Jimmy Lowe.jpg


My thoughts this August take me back to school. I become thankful for bus drivers, lunchroom crews, school administrators, students and all who are associated with the business of education—especially teachers.

Good teachers, who are capable communicators and have keen knowledge and great passion for their subjects, can pass on to their students insights and understanding that last far beyond a single semester.

When we think of teachers, often we only think of those who offer instruction in a school’s classroom. There are others, though, who also instruct us, and we should be thankful for those teachers, as well.

From the moment I was born, I began to learn. My parents were my first teachers who helped me understand this world.

I don’t remember learning to walk, but I suspect it came about because I saw my dad and mom getting around that way. I imagine they were there, reaching toward me, when I first wobbled upright.

I do remember learning to tie my shoes. Mom demonstrated how the laces should be looped and tied together. I gave it a try, and after several attempts of determined practice, I finally got the job done. That was good to learn; otherwise, I’d been limited to wearing boots and loafers and other shoes of the slip-on variety.

My dad didn’t teach me how to play a musical instrument, but he taught me to appreciate music. He simply shared a chair with me beside his old radio. This was during the early '50s before TV came to our living room. In the evenings, we would often listen to static and music being broadcast from Nashville. Sometimes, my dad would lay his hand atop the receiver and it would act as an antenna. That would somehow clear the static and enhance the music. From time to time, he made a few comments about the instruments or the singers or the lyrics, but mostly we just listened. There wasn’t much else to watch while the radio was playing, so I watched him. I could see the pleasure he experienced from the tunes. He seemed to enjoy quite a variety, from Roy Acuff to Frank Sinatra. I learned to appreciate them, as well.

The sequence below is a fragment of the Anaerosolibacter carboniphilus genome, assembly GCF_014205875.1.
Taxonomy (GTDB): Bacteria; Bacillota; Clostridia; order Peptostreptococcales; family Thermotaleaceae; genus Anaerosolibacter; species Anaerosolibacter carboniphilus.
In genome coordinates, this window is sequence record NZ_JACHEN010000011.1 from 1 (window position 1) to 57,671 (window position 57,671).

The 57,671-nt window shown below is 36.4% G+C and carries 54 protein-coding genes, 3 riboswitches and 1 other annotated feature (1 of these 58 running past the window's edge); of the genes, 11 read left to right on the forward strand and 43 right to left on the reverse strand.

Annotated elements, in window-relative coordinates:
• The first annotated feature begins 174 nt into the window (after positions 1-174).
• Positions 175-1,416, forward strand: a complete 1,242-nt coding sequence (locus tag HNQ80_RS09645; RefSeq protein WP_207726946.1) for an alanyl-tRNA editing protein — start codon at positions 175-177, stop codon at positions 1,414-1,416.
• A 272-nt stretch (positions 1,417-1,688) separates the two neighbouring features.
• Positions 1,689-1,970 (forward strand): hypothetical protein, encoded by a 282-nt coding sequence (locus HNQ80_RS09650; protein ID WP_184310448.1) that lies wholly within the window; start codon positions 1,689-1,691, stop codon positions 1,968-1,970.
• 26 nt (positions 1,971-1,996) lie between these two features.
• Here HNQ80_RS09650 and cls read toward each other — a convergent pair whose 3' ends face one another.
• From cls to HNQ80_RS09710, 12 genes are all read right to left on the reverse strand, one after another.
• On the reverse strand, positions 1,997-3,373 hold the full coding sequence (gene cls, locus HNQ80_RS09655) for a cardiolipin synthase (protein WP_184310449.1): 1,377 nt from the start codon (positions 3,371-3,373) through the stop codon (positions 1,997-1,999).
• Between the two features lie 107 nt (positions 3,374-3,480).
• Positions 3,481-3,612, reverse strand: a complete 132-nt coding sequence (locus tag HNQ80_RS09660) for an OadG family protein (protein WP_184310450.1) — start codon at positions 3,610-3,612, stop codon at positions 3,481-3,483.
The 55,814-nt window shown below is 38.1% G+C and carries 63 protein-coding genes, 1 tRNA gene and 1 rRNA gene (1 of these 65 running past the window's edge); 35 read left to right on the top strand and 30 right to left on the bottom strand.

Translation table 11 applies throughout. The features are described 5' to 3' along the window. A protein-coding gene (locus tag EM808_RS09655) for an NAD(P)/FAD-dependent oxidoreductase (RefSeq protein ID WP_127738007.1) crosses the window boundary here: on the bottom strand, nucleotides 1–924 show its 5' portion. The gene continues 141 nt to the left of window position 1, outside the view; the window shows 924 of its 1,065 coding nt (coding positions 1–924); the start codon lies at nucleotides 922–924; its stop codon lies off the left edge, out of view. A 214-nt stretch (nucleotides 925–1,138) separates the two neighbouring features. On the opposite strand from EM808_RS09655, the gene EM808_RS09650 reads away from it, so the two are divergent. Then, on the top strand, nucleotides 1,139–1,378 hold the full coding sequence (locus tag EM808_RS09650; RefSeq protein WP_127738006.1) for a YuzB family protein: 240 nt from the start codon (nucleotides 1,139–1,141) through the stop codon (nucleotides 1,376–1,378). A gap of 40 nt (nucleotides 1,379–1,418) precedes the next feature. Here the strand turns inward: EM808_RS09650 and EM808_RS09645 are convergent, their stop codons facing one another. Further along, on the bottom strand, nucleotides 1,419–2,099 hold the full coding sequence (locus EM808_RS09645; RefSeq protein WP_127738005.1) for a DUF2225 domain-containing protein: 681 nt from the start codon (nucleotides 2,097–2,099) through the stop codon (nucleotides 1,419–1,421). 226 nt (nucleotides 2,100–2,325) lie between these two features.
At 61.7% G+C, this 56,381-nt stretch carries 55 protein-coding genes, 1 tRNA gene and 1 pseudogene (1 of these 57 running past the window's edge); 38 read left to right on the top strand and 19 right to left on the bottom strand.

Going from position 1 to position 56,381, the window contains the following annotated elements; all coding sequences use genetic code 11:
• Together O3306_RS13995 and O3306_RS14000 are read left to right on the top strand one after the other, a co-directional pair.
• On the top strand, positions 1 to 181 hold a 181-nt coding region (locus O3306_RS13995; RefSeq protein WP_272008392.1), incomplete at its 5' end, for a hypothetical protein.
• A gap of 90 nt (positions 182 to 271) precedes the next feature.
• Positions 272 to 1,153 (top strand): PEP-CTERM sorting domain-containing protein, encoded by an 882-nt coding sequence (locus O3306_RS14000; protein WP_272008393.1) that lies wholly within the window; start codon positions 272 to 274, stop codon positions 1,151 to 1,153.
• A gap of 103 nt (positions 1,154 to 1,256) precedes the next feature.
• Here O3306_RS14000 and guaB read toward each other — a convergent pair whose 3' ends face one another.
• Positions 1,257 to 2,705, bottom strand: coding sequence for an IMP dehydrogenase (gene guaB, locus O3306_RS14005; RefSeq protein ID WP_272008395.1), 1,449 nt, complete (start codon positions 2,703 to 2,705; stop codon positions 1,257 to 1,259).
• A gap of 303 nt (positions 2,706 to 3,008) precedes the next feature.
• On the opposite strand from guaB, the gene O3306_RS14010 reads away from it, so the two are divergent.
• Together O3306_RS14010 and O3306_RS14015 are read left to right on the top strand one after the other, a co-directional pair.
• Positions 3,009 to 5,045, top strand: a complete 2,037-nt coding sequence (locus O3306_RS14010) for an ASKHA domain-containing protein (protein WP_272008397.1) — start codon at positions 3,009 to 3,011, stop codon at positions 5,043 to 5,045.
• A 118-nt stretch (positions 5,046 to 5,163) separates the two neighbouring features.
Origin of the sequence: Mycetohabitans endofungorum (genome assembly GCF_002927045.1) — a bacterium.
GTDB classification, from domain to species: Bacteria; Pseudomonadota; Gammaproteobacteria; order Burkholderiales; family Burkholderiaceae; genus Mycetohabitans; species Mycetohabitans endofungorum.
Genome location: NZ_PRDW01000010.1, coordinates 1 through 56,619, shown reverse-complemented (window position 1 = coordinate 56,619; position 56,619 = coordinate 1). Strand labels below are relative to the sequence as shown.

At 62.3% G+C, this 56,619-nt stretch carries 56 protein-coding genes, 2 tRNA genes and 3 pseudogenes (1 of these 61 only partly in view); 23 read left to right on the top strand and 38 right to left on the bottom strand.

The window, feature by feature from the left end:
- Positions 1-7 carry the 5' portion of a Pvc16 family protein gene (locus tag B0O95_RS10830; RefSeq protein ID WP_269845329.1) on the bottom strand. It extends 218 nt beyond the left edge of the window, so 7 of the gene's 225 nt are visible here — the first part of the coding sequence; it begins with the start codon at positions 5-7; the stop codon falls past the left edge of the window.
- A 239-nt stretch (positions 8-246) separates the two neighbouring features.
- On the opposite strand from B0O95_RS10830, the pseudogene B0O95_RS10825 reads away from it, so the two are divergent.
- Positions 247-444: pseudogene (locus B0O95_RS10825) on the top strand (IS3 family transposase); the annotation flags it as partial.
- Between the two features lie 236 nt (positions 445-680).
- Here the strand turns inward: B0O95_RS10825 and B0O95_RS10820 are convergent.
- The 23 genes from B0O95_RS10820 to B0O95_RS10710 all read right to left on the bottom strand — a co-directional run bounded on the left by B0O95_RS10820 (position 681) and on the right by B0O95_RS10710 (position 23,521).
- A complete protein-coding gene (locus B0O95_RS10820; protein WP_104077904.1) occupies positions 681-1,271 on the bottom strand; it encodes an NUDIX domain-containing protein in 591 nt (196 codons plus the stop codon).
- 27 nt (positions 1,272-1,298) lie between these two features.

Dad could be counted on for good entertainment before bedtime. Whether it was about Jonah and the Whale or Robinson Crusoe, he made a story come alive. Who needed a TV?

My mom was my first English teacher. She helped me learn the alphabet with letter blocks. She maneuvered those six-sided, wooden blocks in position to spell a word. Learning to spell “cat” seemed a big deal for me in those days before I was enrolled in a school. Then she read picture books aloud and placed her index finger under the words. I began to recognize what those letters were up to as they assembled into certain orders. Reading was some kind of special magic, I thought.

When Mom directed my attention toward blocks with numbers, I was not impressed. Oh, I learned 1 through 10, hoping that would satisfy her so we could get back to letters and words.

Perhaps that’s why all through my school years, I was more fascinated with English than math. It was in those English classes where letters became words and words became sentences and sentences became stories.

Aside from my parents and those teachers I met in classrooms, I was also taught by authors I only met through the pages of books.

John Steinbeck taught me much about the Great Depression. William Faulkner gave me insights concerning the Old South. Ernest Hemingway showed me how to fish in the Gulf streams.

As I think of those teachers this August, the list goes on and on. I’m thankful for all their instruction.